5 Tips for Moving
Not having a lot of stuff when moving to another state can make the process go much more smoothly, but that doesn’t mean it’s easy. There are still things about a small move that can make life stressful until you get settled in at your new place.

Here are five tips for moving to another state from your small move ally in Dallas that will help.

Hire a Specialty Mover

One of the best things you can do when moving across state lines is to hire a specialty mover. You should look for a company with experience moving residents from state to state, but you should also look for a mover specializing in small moves.

You’re more likely to get a deal when you hire a company that regularly works with movers who don’t have a lot of stuff. They have smaller trucks, and smaller trucks cost less money to rent.

They also tend to offer more unique and customizable services. For example, curbside service can save you money because you unload your items yourself.

Know Exactly Where You’re Moving

You don’t always reach your final destination when you first move. It’s normal to have to stay in temporary housing until you can move into a more permanent place. Just don’t make the mistake of thinking you’ll figure it out when you get there because you don’t have a lot of stuff anyway.

Make sure you know exactly where you’re moving. Research your temporary housing options and reserve one week ahead of your move.

Then, make sure you have a more long-term game plan. Will you start looking for more permanent apartments as soon as you're in the area? Or maybe you want to research local neighborhoods before buying a house? Make sure you have a game plan so you aren’t scrambling for a place to stay at the last minute.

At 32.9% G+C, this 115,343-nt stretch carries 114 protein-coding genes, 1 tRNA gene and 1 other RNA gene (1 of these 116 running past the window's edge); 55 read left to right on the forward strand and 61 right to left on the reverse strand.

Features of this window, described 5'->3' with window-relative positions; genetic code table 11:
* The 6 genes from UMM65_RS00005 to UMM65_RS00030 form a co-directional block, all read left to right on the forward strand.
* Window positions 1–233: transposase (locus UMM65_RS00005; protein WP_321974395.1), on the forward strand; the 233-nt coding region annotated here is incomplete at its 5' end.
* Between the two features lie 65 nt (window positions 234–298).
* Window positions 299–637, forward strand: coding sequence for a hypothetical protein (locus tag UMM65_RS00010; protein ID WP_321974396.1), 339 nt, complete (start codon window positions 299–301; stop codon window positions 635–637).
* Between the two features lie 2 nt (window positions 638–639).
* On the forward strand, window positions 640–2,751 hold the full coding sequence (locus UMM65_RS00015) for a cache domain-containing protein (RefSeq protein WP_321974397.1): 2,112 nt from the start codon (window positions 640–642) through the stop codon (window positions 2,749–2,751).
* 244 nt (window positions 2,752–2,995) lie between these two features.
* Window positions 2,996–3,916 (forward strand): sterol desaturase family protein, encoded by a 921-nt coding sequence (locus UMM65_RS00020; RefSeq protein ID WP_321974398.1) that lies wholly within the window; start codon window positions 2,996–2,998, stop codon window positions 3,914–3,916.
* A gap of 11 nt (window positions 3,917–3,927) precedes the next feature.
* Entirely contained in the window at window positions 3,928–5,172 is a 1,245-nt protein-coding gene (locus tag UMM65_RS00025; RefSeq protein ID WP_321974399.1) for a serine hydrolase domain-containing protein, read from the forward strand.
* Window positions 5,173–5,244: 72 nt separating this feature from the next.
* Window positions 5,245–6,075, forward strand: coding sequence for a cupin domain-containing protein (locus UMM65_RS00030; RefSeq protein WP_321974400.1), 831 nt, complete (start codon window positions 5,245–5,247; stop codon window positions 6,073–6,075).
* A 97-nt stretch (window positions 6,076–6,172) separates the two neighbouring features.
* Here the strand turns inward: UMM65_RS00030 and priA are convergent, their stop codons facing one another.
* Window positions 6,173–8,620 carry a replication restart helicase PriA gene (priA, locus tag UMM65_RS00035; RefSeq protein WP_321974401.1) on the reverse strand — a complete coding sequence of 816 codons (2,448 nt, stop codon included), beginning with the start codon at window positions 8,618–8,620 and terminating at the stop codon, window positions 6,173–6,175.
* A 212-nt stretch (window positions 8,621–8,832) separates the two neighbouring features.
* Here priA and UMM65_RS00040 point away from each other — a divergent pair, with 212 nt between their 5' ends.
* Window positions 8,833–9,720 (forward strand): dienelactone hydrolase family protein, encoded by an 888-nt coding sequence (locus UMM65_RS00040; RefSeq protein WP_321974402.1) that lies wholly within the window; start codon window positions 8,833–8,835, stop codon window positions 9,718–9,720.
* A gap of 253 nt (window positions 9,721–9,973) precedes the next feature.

Set Up Important Services at Your New Address

One of the most annoying things about moving is changing your address with important services. That’s especially true when you move out of state because you may have to sign up for essential services with new companies.

Important utilities and services to get set up at your new address include:
  • Insurance companies, like car insurance and medical insurance
  • Changing your address with the United States Postal Service (USPS)
  • Financial institutions, like your bank and credit cards
  • The DMV by updating your driver’s license and vehicle registration
  • Home utilities, like electricity, water, and internet
  • Subscription services, like Amazon Prime and subscription boxes

Doctors, dentists, therapists, and other providers

Don’t have a new permanent address? Consider setting up a PO Box or asking a friend or loved one if you can use their address temporarily until you get settled into a permanent place.
Create a Plan For Work

It is imperative to create a plan for work if you’re moving without a job, but you should also have a plan in place if you do have a job.

For example, if you work remotely, you should make sure that your employer will actually allow you to work from another state. Even if you can, it may take some time to get everything lined out so you can still work, so it’s essential to start planning early.

If you do have a job, make sure you take time off for your move. It’s easy to think that you can get everything done between work because you have a more minor move. But the truth is, moving is hard! Take a day off—or a few—to complete your move without worrying about work.

Get to Know Your New Community

Knowing your new community before and after your move can help you settle in quickly.

You can start with simple things, like GPS to determine which stores and restaurants are nearby. Research medical providers so you know the closest emergency clinic.

You should also put yourself out there and meet new people. You could join a neighborhood social media group to get to know others before you move in or sign up for a workout class after you move in.

Moving is still hard, even if you don’t have a lot of stuff! That’s especially true when you’re moving out of state. With the tips on this list, you can ensure you enjoy a smooth move when venturing far from home.